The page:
This was the case too with Alcoholics Anonymous and its powerful Twelve Step program, devoted to individual character transformation with reference to a “higher power,” that is, a higher power as individually and practically understood, not a doctrinal mandate. Founded in the middle of the Depression of the 1930s, its success prompted its application to an amazing array of other types of addictive maladies through the decades, from the rising problem of drug addiction in the Sixties and Seventies to video gaming today. And acquaintance with AA or Al-Anon naturally brought us to read one of its major inspirations, William James’s “other masterpiece,” as Jacques Barzun called it, The Varieties of Religious Experience (1902), with its dazzling compendium of personal conversion experiences, together with James’s uncanny precision in describing spiritual aspiration in rational language.
A great deal of Holocaust literature began to emerge in the countercultural decades, too, and eventually to become accompaniments to study. What came through, along with accounts of the horrors, was the character and heroism of people confronted with the worst that man can do to man, but who preserved their humanity by exercising what choice for life they could even within horrendous circumstances. (Much later, I knew we had lost the energy of those terrible lessons to some lesser conception of facing adversity when, during a class discussion of Viktor Frankl’s 1946 book Man’s Search for Meaning, a student remarked that he would not accept such treatment, but would rather commit suicide.)
This kind of understanding also comported with immersion in the Western legacy of great works, whether formal, through a course of study, or informal, through personal reading. A look into the ancient Roman period would bring you to Augustine’s Confessions (397-400); into nineteenth century Scotland, to Thomas Carlyle’s quirky, imaginative Sartor Resartus (1831, with its incomparable tripartite description of individuation: the Everlasting No, the Center of Indifference, the Everlasting Yea); to nineteenth century New England, the essays of Ralph Waldo Emerson, Carlyle’s American counterpart, more or less, with his emphasis on self-reliance (1841-1844). The growth of the novel form altogether, through the seventeenth, eighteenth, and nineteenth centuries, was based on depicting individual characters in their journey to maturity and self-understanding as they find their place in the world—or their failure in that endeavor.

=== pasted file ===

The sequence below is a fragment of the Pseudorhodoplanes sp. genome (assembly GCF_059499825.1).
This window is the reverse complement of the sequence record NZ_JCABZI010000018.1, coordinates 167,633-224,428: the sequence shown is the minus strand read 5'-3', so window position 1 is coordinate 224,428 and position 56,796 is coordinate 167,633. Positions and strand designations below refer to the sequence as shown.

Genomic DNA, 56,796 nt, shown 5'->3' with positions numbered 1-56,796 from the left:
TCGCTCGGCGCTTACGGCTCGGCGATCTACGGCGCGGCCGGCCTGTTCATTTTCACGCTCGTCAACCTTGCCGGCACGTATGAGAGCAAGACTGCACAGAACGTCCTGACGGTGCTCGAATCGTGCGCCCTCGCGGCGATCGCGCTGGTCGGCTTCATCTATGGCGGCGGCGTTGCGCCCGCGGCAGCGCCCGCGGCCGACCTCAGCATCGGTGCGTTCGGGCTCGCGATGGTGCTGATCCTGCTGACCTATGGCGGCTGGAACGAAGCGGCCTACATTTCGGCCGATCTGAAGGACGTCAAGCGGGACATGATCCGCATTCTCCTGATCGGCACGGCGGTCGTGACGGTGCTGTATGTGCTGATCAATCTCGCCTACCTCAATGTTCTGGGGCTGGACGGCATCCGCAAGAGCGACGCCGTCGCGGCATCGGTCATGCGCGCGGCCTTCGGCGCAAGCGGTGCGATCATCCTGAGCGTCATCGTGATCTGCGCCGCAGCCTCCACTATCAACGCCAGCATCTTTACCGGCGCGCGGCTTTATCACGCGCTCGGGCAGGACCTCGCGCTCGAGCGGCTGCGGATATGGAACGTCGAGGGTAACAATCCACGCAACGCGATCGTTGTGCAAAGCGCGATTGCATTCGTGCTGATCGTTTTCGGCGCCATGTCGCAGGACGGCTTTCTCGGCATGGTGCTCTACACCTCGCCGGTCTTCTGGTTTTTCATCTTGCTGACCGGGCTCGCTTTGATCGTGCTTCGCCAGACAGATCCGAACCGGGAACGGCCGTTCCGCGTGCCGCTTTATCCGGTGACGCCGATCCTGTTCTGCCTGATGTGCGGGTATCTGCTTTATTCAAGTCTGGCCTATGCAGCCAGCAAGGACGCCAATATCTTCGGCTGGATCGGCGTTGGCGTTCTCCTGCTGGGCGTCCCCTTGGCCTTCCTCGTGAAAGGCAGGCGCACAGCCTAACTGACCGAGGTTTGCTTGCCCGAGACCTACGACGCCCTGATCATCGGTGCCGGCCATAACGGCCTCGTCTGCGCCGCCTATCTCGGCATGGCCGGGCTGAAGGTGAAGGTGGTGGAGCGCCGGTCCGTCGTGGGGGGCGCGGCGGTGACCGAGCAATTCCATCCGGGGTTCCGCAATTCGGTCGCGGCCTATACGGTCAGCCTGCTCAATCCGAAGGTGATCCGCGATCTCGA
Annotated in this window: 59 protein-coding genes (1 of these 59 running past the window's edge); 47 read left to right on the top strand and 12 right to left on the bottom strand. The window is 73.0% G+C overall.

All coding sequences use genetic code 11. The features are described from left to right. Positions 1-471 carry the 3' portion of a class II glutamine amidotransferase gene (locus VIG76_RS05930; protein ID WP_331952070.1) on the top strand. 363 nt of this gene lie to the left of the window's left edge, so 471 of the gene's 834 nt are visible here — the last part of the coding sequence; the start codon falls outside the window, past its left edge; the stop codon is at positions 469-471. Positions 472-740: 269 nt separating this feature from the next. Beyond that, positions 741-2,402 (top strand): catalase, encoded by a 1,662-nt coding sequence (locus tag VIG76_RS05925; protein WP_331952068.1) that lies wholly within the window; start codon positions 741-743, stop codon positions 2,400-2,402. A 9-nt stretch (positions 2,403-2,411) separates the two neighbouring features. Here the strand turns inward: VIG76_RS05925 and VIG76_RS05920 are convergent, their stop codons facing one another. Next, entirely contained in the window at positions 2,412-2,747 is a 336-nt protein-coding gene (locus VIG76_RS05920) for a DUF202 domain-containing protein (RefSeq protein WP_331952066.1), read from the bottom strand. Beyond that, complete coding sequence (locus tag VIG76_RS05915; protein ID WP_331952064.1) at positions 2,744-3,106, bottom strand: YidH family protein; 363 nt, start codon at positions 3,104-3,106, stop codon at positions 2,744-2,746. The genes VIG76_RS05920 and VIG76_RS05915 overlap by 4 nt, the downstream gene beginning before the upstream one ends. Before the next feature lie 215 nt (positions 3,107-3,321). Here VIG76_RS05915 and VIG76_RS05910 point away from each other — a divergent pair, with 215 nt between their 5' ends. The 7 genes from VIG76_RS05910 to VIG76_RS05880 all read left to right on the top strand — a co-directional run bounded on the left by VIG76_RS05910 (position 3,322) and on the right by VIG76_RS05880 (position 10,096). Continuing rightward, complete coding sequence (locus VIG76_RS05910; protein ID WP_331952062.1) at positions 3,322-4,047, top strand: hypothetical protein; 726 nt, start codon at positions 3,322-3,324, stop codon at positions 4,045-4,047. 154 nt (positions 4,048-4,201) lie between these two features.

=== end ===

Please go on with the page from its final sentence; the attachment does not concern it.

This is the kind of person suited for liberty, self-government, and a limited state, allowing the widest scope for individual freedom and flourishing and doing good for others. When was all that replaced with embracing some collective identity, asserting personal and collective victimization, and demanding that others deemed victimizers deliver boons to us. Allowing ourselves to be shaped by narratives of envy, hatred, and revenge, we can be controlled by ignorant persons wielding the authority of the state.
But in answer to my opening question, whatever happened to the good ideas that arose in the counterculture, the answer is, they are still here, and can be seen in many places, among them Academic Questions. The authors in this issue understand human nature as it is and stand against the irrational currents coursing through contemporary academic and intellectual life.
—"Themes in Academic Literature: Prejudice and Social Justice”
David Rozado shows how the scholarly literature of recent decades has been defining justice down and prejudice up, among other spurious endeavors.
—"Critical Race Theory in Six Logical Fallacies”
Douglas Groothuis exposes the weaknesses of critical race theory for those who can still think logically.
—"The Lived Experience Fallacy”
Timothy Hsiao strikes another blow for reason against the nihilism of narcissism.
—"The Faith of Science”
John Staddon lays out some plain facts about science. It is not a substitute for religion, but pursued properly it can build character.
—"Confronting Woke Groupthink in Art Education”
Michelle Marder Kamhi records her online efforts to talk some common sense with contemporary art professors who have evidently lost theirs.
—"Three Public Philosophies and Some Implications”
James W. Springer presents three philosophies of public order that have alternated and held sway in the last five hundred years: hierarchical, civic, and collectivist. Which is best?
—"What, After Speech Is Free, Shall We Say?”
Michael Platt has much good to say.
—"The Spectacular Success Story of Sir Ernest Wallis Budge”
Geoffrey Clarfield takes the occasion of a biography of Budge to explain how he facilitated Western fascination with Ancient Egypt and the Near East.
— “Code Red for the Arts”
The Red Violin is a film extolling the transcendent powers of art, I argue.
—"Equity in Mathematics”
Steven Schwartzman shows that he who thinks rationally can also think humorously, and we add a new category of articles, Academic Levity.
—"Cormac McCarthy: Conservative Novelist”
Alexander Riley argues for a conservative streak in the popular novelist prone to graphic violence and dark dystopias in this Review Essay.
—"Rape and Sexual Misconduct at Universities”
Walter Block raises some gratifyingly sensible doubts about the capacity of university faculty to handle sexual harassment cases in this Short Take.
Steve Balch, in "No Midge, No NAS: A Tribute to Midge Decter," and Thomas L. Jeffers, in "Midge Decter (1927-2022)," offer appreciations of the godmother of the NAS.